When I was a boy, Id watch bemused as our dog went at a marrow bone like a pooch possessed. Was he stark raving bonkers or did he have some gastronomic insight that I didnt? Thirty-odd years later, those very marrow bones became the plat du jour at some of Britains most heralded restaurants, with nose-to-tail types like Fergus Henderson and Mark Hix literally making a meal out of them.
So whats the big deal? Is marrow a culinary delight or a load of old tripe?
Last weekend, I decided to find out by cooking a thrifty meat lovers dinner: Onglet and Straw Fries with Marrow Bone and Wild Mushroom Sauce.
This stunning piece of onglet (sometimes called hanger steak) cost me a fiver. The marrow bone was 50p from my butcher. The wild mushrooms came from Tesco finest* range for 2. Add in three potatoes for the fries for approx. 20p, then the rest of the ingredients, this meal worked out at less than 5 per head. Great value.
But was it any good? Did the marrow bone measure up? Was my pet dog an aficionado or just very, very hungry?
Ill let you know the verdict at the end.
For the steak
1 piece of onglet, weighing approx. 500g.
For the fries
1 litre sunflower or vegetable oil
3 large floury potatoes
For the marrow bone sauce
200g marrow bone to give 50g bone marrow, extracted
100g wild mushrooms
20g dried porcini mushrooms (I bought these form my local deli, Giaccobazzis and dried them myself in the oven, but you can buy ready-dried)
3 tbsp finely chopped flat-leaf parsley
1 tbsp grated lemon zest
Squeeze lemon juice (to taste)
Salt and pepper
1 tbsp grated Parmesan (optional)
1. Soak the bone marrow for a few hours in cold water.
2. Soak the porcini in boiling water for around 15 mins until reconstituted then finely chop.
3. With a spoon, push the bone marrow out of the bone to give you one cylindrical piece. Chop into chunks.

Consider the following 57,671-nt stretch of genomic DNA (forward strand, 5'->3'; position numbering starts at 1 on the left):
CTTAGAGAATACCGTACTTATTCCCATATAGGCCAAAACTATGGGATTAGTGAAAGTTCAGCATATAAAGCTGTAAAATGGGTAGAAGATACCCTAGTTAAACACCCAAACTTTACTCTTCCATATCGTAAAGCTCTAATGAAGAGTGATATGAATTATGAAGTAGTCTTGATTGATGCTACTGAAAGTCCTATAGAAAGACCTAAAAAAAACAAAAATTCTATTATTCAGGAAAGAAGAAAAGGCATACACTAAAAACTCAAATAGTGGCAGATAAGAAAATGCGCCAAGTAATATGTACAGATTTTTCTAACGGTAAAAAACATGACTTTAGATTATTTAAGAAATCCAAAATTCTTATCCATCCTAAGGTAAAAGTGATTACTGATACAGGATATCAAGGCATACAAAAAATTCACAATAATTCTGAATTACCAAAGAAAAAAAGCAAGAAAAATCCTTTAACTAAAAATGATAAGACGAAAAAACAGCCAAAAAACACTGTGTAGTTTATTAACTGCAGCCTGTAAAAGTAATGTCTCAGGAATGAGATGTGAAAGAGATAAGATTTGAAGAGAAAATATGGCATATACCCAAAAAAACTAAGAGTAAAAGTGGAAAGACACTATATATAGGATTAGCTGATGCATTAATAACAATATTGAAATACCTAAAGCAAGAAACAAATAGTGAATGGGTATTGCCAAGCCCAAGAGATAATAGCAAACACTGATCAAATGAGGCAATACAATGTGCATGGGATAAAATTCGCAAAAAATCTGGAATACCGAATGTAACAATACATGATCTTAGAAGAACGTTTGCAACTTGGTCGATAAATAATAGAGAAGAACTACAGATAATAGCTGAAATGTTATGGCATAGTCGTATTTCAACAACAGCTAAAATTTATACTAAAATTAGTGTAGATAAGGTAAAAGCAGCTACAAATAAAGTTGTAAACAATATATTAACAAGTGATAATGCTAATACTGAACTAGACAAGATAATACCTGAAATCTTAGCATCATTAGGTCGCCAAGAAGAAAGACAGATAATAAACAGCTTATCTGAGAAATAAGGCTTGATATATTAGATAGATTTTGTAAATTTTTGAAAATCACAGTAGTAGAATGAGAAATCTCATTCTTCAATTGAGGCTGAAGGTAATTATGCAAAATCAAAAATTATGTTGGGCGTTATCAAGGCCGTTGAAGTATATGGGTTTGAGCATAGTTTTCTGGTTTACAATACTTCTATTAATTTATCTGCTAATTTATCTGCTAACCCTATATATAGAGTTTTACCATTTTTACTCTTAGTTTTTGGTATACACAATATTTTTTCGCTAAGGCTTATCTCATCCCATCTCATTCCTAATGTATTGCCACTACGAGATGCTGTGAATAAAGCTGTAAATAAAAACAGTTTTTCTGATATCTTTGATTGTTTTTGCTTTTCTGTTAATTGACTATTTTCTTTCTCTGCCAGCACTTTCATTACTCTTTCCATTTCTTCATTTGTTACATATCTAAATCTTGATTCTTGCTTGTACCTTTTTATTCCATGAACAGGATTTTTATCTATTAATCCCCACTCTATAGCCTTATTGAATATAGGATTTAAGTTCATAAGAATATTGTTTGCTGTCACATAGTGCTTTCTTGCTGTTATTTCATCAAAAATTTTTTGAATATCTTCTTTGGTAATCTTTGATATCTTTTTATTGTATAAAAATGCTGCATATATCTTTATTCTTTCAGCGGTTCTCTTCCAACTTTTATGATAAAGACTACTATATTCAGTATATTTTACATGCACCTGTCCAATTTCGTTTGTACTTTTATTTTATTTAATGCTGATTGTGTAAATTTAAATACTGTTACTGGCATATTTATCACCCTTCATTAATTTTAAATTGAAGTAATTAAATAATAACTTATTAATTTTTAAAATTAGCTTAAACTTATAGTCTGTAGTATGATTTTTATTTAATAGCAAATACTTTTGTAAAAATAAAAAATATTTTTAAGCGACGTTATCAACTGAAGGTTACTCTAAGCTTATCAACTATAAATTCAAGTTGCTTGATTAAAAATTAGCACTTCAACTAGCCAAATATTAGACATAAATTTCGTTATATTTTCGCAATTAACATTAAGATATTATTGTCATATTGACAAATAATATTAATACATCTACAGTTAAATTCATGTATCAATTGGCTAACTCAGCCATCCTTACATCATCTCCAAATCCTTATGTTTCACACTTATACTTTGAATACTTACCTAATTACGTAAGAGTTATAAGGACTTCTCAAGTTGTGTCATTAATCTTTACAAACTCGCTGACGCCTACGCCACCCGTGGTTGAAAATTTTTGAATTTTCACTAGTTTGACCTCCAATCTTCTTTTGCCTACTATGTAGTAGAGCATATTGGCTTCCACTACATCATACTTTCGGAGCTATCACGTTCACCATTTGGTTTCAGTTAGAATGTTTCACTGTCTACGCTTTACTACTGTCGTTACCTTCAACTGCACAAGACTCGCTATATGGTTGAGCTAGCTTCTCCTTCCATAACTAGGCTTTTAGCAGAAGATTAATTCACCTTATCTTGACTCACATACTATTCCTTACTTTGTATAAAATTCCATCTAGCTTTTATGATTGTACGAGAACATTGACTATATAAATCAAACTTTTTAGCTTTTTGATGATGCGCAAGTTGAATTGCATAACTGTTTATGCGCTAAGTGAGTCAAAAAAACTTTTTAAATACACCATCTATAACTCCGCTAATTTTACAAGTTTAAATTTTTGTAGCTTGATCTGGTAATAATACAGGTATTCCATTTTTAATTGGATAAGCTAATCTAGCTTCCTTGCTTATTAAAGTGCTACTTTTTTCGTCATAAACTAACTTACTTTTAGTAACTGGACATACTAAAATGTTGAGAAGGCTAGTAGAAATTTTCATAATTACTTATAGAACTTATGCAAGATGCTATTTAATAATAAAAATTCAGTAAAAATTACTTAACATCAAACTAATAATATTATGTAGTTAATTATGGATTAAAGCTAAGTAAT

4. Add the butter and bone marrow to a saucepan and gently heat until everything is melted. Strain the melted sauce of any gristle into a clean pan.
5. Drain the porcini and add these and the wild mushrooms to the pan with the bone marrow. Cook for 5 mins then add the lemon zest and juice, salt and pepper.
6. Add the breadcrumbs and let them soak up the fat, then add a ladle of stock and cook until a porridge-like consistency is achieved. Add more stock to loosen it if necessary.
7. Once the mushrooms are cooked only another five minutes or so add the parsley and turn off the heat. You can do this in advance and allow the sauce to cool. It will solidify at room temperature but you can heat it up when ready to serve.
8. To make the fries, finely slice the potatoes into matchsticks. Rinse in cold water to get rid of the starch then thoroughly dry with kitchen paper or a clean kitchen towel.
9. Heat the oil in a pan until a potato matchstick sizzles when you dip it in. Add the chips in batches, if necessary, and cook for 15-20 mins, until all the moisture has been driven out and the fries become crisp and golden.
10. Drain the fries and transfer to kitchen paper to absorb the oil and sprinkle liberally with salt.
11. To make the steaks. Trim the onglet of any sinew and silverskin. Most importantly, remove the white string of connective tissues that runs through the middle of the meat.
12. Cut into four or five chunks, then using a meat hammer, flatten out to 1/2 centimetre thick. This is important because onglet is very touch unless tenderised.
13. Heat a griddle pan until it is smoking hot. Oil the steaks, then sear for no more than 30 seconds each side. Any longer and the meat will seize up and toughen.
14. Heat the bone marrow sauce and whisk in 1 tbsp grated Parmesan, if desired. Serve over the steak, with the chips.
And the verdict?
Honestly? The sauce was a bit greasy and not nearly as beefy in taste as I was expecting. The Parmesan gave it a bit of punch, the lemon and parsley some tang, and the mushrooms an earthy savouriness, but the bone marrow itself was lost. In fact, it was a bit of a let-down, given the hype surrounding bone marrow at the moment. The meal WASNT a disappointment: the onlget was incredibly tender and marvellously beefy, and the fries were as crunchy and light as air. Bur Im not convinced that bone marrow is the super blast-from-the-past ingredient it is currently being lauded as. Which proves that my dog was a starving idiot.